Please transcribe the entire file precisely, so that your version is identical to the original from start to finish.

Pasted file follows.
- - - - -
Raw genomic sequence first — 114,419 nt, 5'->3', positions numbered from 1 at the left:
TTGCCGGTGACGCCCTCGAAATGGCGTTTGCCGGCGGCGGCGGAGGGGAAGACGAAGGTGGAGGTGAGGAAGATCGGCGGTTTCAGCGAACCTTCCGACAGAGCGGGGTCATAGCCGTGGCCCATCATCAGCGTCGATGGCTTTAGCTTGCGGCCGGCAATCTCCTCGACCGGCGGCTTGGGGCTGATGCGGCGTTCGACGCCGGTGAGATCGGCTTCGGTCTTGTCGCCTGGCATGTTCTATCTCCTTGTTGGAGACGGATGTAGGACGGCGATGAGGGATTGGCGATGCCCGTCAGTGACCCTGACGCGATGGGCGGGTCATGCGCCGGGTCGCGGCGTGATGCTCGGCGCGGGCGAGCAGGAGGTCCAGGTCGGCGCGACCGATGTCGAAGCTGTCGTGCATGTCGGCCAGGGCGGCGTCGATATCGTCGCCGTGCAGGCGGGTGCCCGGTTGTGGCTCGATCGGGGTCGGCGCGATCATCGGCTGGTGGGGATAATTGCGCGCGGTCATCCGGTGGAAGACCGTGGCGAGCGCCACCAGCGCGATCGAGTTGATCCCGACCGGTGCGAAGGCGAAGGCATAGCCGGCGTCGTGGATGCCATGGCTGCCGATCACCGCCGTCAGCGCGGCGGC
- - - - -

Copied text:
Raw genomic sequence first — 114,419 nt, 5'->3', positions numbered from 1 at the left:
TTGCCGGTGACGCCCTCGAAATGGCGTTTGCCGGCGGCGGCGGAGGGGAAGACGAAGGTGGAGGTGAGGAAGATCGGCGGTTTCAGCGAACCTTCCGACAGAGCGGGGTCATAGCCGTGGCCCATCATCAGCGTCGATGGCTTTAGCTTGCGGCCGGCAATCTCCTCGACCGGCGGCTTGGGGCTGATGCGGCGTTCGACGCCGGTGAGATCGGCTTCGGTCTTGTCGCCTGGCATGTTCTATCTCCTTGTTGGAGACGGATGTAGGACGGCGATGAGGGATTGGCGATGCCCGTCAGTGACCCTGACGCGATGGGCGGGTCATGCGCCGGGTCGCGGCGTGATGCTCGGCGCGGGCGAGCAGGAGGTCCAGGTCGGCGCGACCGATGTCGAAGCTGTCGTGCATGTCGGCCAGGGCGGCGTCGATATCGTCGCCGTGCAGGCGGGTGCCCGGTTGTGGCTCGATCGGGGTCGGCGCGATCATCGGCTGGTGGGGATAATTGCGCGCGGTCATCCGGTGGAAGACCGTGGCGAGCGCCACCAGCGCGATCGAGTTGATCCCGACCGGTGCGAAGGCGAAGGCATAGCCGGCGTCGTGGATGCCATGGCTGCCGATCACCGCCGTCAGCGCGGCGGC